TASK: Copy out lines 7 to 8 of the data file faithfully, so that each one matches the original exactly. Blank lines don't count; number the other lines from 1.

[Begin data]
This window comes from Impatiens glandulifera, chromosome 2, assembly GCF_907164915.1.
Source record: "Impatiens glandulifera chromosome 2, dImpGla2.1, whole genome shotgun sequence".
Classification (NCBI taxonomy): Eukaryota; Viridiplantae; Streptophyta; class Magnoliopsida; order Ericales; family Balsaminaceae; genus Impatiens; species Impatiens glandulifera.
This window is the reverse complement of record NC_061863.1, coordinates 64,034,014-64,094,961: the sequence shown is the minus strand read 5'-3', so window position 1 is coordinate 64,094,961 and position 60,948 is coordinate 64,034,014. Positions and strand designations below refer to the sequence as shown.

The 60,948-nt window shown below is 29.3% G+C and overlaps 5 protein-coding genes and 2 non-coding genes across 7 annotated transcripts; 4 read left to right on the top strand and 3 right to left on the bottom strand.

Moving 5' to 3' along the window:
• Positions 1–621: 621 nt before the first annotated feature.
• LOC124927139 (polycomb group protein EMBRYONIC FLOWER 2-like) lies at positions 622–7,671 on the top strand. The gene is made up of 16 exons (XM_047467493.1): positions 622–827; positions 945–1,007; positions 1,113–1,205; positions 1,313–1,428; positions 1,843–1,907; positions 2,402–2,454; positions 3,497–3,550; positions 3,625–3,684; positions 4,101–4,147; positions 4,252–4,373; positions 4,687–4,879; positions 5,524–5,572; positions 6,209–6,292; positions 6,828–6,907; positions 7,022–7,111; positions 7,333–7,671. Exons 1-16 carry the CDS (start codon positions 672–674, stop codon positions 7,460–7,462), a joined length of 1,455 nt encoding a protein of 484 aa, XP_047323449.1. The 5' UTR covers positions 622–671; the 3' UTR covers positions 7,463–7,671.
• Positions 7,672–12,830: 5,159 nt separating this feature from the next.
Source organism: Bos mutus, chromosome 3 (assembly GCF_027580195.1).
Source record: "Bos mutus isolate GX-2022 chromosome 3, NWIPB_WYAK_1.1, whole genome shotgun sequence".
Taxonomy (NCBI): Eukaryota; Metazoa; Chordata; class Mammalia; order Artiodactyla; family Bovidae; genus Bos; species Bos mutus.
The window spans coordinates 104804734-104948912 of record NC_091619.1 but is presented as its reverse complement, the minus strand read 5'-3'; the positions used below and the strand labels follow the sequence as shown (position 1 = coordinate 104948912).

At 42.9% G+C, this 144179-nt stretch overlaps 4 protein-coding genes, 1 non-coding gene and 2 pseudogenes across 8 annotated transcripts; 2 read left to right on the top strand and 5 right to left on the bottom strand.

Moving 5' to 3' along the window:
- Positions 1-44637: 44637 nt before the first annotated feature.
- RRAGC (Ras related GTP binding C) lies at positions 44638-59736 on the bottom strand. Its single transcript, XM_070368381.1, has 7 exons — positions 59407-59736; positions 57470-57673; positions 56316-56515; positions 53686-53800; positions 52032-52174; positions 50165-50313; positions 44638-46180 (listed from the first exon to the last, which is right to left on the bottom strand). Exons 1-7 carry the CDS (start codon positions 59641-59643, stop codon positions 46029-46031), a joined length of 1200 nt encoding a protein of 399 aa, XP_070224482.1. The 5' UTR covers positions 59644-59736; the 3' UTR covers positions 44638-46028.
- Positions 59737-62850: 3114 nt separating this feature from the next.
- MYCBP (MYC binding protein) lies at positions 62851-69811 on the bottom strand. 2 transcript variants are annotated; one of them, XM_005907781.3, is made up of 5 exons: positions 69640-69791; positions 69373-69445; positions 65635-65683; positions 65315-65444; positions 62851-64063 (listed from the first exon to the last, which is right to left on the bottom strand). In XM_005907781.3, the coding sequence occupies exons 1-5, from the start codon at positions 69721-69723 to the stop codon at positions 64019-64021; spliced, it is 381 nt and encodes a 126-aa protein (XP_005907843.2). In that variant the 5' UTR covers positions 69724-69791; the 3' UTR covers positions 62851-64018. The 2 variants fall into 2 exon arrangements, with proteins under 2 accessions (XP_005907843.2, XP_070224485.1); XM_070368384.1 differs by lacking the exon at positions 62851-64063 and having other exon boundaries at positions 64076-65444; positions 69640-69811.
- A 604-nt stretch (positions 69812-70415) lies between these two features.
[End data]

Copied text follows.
• Positions 1–621: 621 nt before the first annotated feature.
• LOC124927139 (polycomb group protein EMBRYONIC FLOWER 2-like) lies at positions 622–7,671 on the top strand. The gene is made up of 16 exons (XM_047467493.1): positions 622–827; positions 945–1,007; positions 1,113–1,205; positions 1,313–1,428; positions 1,843–1,907; positions 2,402–2,454; positions 3,497–3,550; positions 3,625–3,684; positions 4,101–4,147; positions 4,252–4,373; positions 4,687–4,879; positions 5,524–5,572; positions 6,209–6,292; positions 6,828–6,907; positions 7,022–7,111; positions 7,333–7,671. Exons 1-16 carry the CDS (start codon positions 672–674, stop codon positions 7,460–7,462), a joined length of 1,455 nt encoding a protein of 484 aa, XP_047323449.1. The 5' UTR covers positions 622–671; the 3' UTR covers positions 7,463–7,671.